How did preCICE get popular?

How did preCICE get popular?

In 2016, the German Research Foundation (DFG) published a call for proposals on Research Software Sustainability. Its goal was to build infrastructures and develop methods to make research software more sustainable and available for larger audiences. The funded software projects, in particular, should act as best-practice examples from which other researchers could learn. This research direction was radically new for DFG and the call was completely overbooked (no surprise if you ask us, find out why).

We were very happy to learn in early 2018 that preCICE was chosen as one of the few projects to fund. A few months later, we officially kicked off our three-year project preDOM – Domestication of the Coupling Library preCICE.

Some of the goals of preDOM:

  • Simplify and standardize building of preCICE and provide binary packages or recipes for preCICE for a wide range of systems. (You might not remember: Back in 2018, we only provided the source code of preCICE and used SCons as the build system with quite some hidden options.)
  • Set up public communication channels between developers and users.
  • Develop system tests with complete coupled simulations.
  • Make error messages easy to understand.
  • Develop tutorials. (Yes, in 2018 we only had the 1D elastic tube as a single example.)
  • … and many more.

Over the last two years, we’ve invested a lot of work. If you only got to know preCICE recently, you have no idea what the software looked like three years ago. The effort has paid off: User numbers have gone up significantly. We feel this every day when we read through the support requests.
The numbers of users that we know personally also goes up, but is certainly only the tip of the iceberg.

But which changes or events have really triggered this increase in user numbers?
One deliverable of preDOM is to answer this question, backed up with statistics as far as possible. Ideally, this helps other research software teams to prioritize their tasks. In this blog post, we present some first conclusions.

Which metric?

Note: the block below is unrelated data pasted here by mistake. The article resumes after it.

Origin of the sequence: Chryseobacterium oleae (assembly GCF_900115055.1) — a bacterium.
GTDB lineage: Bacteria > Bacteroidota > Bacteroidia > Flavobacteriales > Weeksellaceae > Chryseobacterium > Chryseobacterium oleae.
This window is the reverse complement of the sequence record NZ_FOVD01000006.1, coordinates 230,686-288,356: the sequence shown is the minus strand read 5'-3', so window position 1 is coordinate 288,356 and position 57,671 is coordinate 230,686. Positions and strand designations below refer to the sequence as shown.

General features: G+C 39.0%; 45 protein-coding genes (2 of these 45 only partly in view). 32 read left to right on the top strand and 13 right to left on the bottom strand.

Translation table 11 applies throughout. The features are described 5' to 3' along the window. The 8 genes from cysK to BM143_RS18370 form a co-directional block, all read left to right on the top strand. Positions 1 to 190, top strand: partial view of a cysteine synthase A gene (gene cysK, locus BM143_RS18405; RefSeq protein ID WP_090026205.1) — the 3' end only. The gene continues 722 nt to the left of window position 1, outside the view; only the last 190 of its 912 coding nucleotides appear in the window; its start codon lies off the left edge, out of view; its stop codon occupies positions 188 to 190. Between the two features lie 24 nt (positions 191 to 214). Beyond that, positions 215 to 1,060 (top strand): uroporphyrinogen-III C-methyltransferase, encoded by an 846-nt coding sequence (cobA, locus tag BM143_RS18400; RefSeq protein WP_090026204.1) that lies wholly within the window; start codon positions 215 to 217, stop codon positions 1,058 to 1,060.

We have considered many different key figures: number of mailing list subscribers, number of downloads, subscribers on YouTube or also classical academic numbers (e.g. Google Scholar citations of our current reference publication). Even more number can be found in the slides of the presentation we gave at the NL-RSE 2019 conference. They all go up, but tell us little about why they go up. Single events are not traceable.
More interesting is the traffic on GitHub, since here, we can also see the short-term influence of single events. Important to know is that our users do not only go on GitHub to get preCICE, but also to access the user documentation. The specific traffic figure that GitHub offers is the number of unique visitors over the last two weeks. This figure is only visible to repository maintainers and, unfortunately, also a bit restricted: longer time periods are not available and how exactly GitHub determines unique visitors is (to our best knowledge) not documented. We’ve been monitoring the figure since the end of 2017. Interesting conclusions can be drawn by relating this figure to specific events.

What do the numbers tell us?

  • The numbers have been increasing steadily. Since the end of 2017, traffic on GitHub has increased by a factor of five.
  • Not so important, but funny to see: the Christmas and summer holidays are clearly visible.
  • The cumulative figures (such as GitHub stars, Twitter followers, or mailing list subscribers) seem to have been increasing by an only constant rate. This could be an indicator that many users return regularly to our GitHub page. Otherwise, we would expect an exponential growth. Also, GitHub stars and Twitter is something that probably only a few of our users use.
  • There has been a clearly visible increase in traffic for each new release of preCICE, especially since 2019. Of course, around the time of a new release also developers visit the site quite often. This effect, however, should be marginal as developers are typically logged into GitHub, so each one is hopefully only counted once. Instead, the increase is probably due to marketing steps we take with every release: We inform about new releases via our own channels (mailing list, website, Twitter, Research Gate, LinkedIn), but also via external channels (NADigest, CFD online). Since a few releases, we’ve also been regularly re-posted (for example by @TreeDiagram and more accounts in the Japanese CAE community or on the blog from Pointwise).